Several Biblical scholars maintain that Jesus was entering Jerusalem from the East at the same time that Pontius Pilate was entering from the West. Soldiers of the Roman army marched before and behind Pilate. A rag-tag-band of disciples and well-wishers surrounded Jesus. Pilate sat atop a powerful war horse, while Jesus was seated on a donkey that was still nursing its colt. The contrasts between the Roman Empire and the kingdom of God could not be starker.
We live in a society that worships power and prestige. Force is what makes things happen and gets things done. In the face of power and prestige, love and grace seems inadequate. Yet, when God’s people choose the path of love and grace over power and prestige, great things happen. The world becomes changed for the good.
Each day we chose to live by either power and prestige or love and grace. Sometimes the decisions are not easy to make. Yet, choosing the way of Jesus enables us to be used by the Spirit to continue the world’s transformation.
Almighty God, you find power in love and grace. Enable us to use that same power as we strive to live for you, love you and serve you as we serve others. Amen.
Friday, March 28, 2015
“A very large crowd spread their cloaks on the road” (Matthew 21:8).
The crowds were excited to welcome Jesus to Jerusalem. We have no way of knowing how many there were, but it appears to have been a good sized crowd. It was probably large enough to have caught the attention of the religious and political authorities. The crowd made it evident that Jesus was attracting a following—and that was dangerous. With such a following Jesus posed the threat of an insurrection in the eyes of the Romans. The crowd possibly sealed Jesus fate more than his upsetting the tables in the temple.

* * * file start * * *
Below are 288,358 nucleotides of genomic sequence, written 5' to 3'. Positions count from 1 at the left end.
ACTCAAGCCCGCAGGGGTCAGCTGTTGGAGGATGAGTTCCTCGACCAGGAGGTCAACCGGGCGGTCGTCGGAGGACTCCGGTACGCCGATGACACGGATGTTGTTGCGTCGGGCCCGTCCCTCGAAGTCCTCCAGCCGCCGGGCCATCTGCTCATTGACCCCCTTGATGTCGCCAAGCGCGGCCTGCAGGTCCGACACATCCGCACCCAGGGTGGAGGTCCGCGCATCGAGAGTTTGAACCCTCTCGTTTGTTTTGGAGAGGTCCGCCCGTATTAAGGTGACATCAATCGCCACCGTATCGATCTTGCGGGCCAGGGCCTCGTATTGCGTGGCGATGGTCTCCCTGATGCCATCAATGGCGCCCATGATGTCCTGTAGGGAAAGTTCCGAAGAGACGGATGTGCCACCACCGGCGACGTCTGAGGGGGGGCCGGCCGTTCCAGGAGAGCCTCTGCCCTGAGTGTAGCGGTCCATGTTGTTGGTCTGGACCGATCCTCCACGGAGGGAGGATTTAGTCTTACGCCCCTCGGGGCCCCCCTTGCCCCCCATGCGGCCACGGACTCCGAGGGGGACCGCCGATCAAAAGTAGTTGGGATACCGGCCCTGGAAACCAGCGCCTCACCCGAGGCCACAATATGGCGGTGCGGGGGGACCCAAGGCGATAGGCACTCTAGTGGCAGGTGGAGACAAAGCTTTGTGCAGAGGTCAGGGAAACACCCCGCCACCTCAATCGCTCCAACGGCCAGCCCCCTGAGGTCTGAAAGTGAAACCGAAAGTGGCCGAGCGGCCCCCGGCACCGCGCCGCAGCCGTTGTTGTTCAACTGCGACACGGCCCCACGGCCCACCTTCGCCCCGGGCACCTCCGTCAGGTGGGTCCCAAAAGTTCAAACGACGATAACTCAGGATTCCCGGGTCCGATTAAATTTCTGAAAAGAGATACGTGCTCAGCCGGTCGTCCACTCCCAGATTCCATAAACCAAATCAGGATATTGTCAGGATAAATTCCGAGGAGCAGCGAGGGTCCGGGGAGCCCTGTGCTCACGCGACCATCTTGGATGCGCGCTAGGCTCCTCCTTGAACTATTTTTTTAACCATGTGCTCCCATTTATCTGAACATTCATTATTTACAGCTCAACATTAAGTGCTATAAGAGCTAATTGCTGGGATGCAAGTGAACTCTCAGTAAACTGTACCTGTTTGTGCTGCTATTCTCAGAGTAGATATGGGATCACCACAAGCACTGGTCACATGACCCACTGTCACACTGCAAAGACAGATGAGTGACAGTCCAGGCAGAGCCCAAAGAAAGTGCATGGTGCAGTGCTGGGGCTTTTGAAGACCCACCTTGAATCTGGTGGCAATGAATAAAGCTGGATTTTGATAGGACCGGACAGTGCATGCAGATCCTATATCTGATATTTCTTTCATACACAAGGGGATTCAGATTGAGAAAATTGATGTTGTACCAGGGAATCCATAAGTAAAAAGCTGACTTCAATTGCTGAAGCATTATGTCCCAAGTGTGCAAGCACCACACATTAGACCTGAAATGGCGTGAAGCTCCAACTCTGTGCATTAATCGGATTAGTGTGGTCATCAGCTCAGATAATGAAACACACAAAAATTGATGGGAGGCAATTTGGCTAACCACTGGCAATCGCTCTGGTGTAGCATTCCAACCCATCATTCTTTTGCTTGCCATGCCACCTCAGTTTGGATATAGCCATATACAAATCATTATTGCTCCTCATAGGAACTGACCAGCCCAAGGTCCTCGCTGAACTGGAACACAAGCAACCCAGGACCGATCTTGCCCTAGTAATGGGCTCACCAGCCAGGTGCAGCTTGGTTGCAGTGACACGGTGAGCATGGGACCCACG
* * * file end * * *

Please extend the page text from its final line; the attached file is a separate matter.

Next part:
The crowds most likely did not turn on Jesus and yell for him to be crucified. That was probably a paid group of rabble rousers that was gathered by the religious authorities. Marcus Borg and John Dominic Crossan in their book The Last Week, contend that the crowd continued to be favorable towards Jesus. Because of the crowd, the authorities needed to find a traitor who would lead them to Jesus when the crowd wasn’t around.
That raucous crowd who welcomed Jesus to Jerusalem with cloaks, palm branches and shouts of “Alleluia” were certainly quiet, however, on Friday. The gospel writers don’t record a crowd standing at the foot of the cross.